While the immediate recipients will be units of the Meriaura fleet, it is planned to make EcoFuel available to other operators at some future stage. Meriaura Group president Jussi Malkia has indicated that the company’s goal is to have at least 50% of the fleet composed of EcoCoasters within five years, providing a baseload demand for EcoFuel.

VG-Shipping contends that its new marine fuel is a truly environmentally sustainable and climate-friendly alternative, and notes that even biofuel now has its detractors: “Bio fuels are often considered as being ethically debatable, as rain forests are exterminated in order to cultivate commodities needed for the production, and these commodities are also competing with foodstuffs in terms of land acreage,” stated the company.

Each ship’s ABC main engine is served by a complete IDENOx selective catalytic reduction (SCR) silencer system developed and manufactured by the Dutch company Axces Emission Technology. The remit was to ensure that the NOx content of the exhaust gases should not exceed 2.26g/kW/hr, in accordance with the Tier III standard, and that exhaust noise should be attenuated to at least 45dB(A).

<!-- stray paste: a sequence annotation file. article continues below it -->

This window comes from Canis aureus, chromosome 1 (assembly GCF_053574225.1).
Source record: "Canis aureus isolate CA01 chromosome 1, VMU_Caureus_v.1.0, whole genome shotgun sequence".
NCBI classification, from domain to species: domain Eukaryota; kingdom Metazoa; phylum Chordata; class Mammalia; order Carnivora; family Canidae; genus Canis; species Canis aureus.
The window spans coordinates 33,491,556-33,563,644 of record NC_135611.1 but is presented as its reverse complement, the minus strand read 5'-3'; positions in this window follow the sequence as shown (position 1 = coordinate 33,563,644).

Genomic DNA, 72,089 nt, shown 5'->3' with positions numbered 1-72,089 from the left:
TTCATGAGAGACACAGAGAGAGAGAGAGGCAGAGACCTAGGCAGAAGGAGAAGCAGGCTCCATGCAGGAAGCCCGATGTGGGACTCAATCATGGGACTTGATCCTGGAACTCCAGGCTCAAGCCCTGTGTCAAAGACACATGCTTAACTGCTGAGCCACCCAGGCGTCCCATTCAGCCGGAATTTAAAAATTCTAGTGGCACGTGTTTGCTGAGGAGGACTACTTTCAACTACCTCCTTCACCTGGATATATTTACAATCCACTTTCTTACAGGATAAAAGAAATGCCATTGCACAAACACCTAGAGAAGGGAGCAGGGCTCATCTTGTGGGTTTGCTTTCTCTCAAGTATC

The scope of supply for Axces included the integrated catalyst housing and exhaust gas silencer, the ceramic catalytic elements, arranged in cassettes and secured in panels in the housing, the urea dosing pump, 42-litre day tank and transfer pump, urea injector, mixers, programmable electronic control and data logger with all sensors, and soot blower between the catalyst elements.

The urea injector is mounted on the connector pipe between the engine and SCR housing.


Eeva VG and Mirva VG have each been fitted with a Thordon COMPAC seawater-lubricated propeller shaft bearing system supplied and installed by Caterpillar Propulsion under contract to Thordon distributor Duwel Sweden. The overall solution, comprising COMPAC bearings, Thordon water quality package, and a forward shaft seal, obviates the risk of causing pollution through leaking oil, and exceeds current and anticipated environmental regulations. It carries a 15-year bearing wear-life guarantee.